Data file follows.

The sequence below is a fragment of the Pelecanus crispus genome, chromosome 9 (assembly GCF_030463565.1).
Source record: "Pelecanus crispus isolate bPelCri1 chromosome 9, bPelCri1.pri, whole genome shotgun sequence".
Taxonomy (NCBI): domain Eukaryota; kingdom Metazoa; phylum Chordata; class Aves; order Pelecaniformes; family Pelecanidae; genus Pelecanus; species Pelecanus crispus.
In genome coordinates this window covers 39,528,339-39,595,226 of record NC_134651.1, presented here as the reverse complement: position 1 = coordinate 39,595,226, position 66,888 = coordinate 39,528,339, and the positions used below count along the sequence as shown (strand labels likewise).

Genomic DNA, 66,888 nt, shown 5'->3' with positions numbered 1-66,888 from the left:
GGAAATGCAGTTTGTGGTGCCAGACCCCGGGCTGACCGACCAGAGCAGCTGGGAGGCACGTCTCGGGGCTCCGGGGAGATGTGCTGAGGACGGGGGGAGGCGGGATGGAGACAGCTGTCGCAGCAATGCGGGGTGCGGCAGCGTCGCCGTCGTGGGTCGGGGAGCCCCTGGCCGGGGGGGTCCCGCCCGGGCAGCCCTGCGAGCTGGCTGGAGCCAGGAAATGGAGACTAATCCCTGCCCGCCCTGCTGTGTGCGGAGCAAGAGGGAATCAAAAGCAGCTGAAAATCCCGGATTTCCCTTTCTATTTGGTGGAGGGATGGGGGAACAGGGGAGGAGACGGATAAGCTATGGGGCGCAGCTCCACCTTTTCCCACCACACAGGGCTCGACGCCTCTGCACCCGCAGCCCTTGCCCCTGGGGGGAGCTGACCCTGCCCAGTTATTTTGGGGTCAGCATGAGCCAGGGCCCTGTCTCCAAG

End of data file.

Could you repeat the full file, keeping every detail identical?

The sequence below is a fragment of the Pelecanus crispus genome, chromosome 9 (assembly GCF_030463565.1).
Source record: "Pelecanus crispus isolate bPelCri1 chromosome 9, bPelCri1.pri, whole genome shotgun sequence".
Taxonomy (NCBI): domain Eukaryota; kingdom Metazoa; phylum Chordata; class Aves; order Pelecaniformes; family Pelecanidae; genus Pelecanus; species Pelecanus crispus.
In genome coordinates this window covers 39,528,339-39,595,226 of record NC_134651.1, presented here as the reverse complement: position 1 = coordinate 39,595,226, position 66,888 = coordinate 39,528,339, and the positions used below count along the sequence as shown (strand labels likewise).

Genomic DNA, 66,888 nt, shown 5'->3' with positions numbered 1-66,888 from the left:
GGAAATGCAGTTTGTGGTGCCAGACCCCGGGCTGACCGACCAGAGCAGCTGGGAGGCACGTCTCGGGGCTCCGGGGAGATGTGCTGAGGACGGGGGGAGGCGGGATGGAGACAGCTGTCGCAGCAATGCGGGGTGCGGCAGCGTCGCCGTCGTGGGTCGGGGAGCCCCTGGCCGGGGGGGTCCCGCCCGGGCAGCCCTGCGAGCTGGCTGGAGCCAGGAAATGGAGACTAATCCCTGCCCGCCCTGCTGTGTGCGGAGCAAGAGGGAATCAAAAGCAGCTGAAAATCCCGGATTTCCCTTTCTATTTGGTGGAGGGATGGGGGAACAGGGGAGGAGACGGATAAGCTATGGGGCGCAGCTCCACCTTTTCCCACCACACAGGGCTCGACGCCTCTGCACCCGCAGCCCTTGCCCCTGGGGGGAGCTGACCCTGCCCAGTTATTTTGGGGTCAGCATGAGCCAGGGCCCTGTCTCCAAG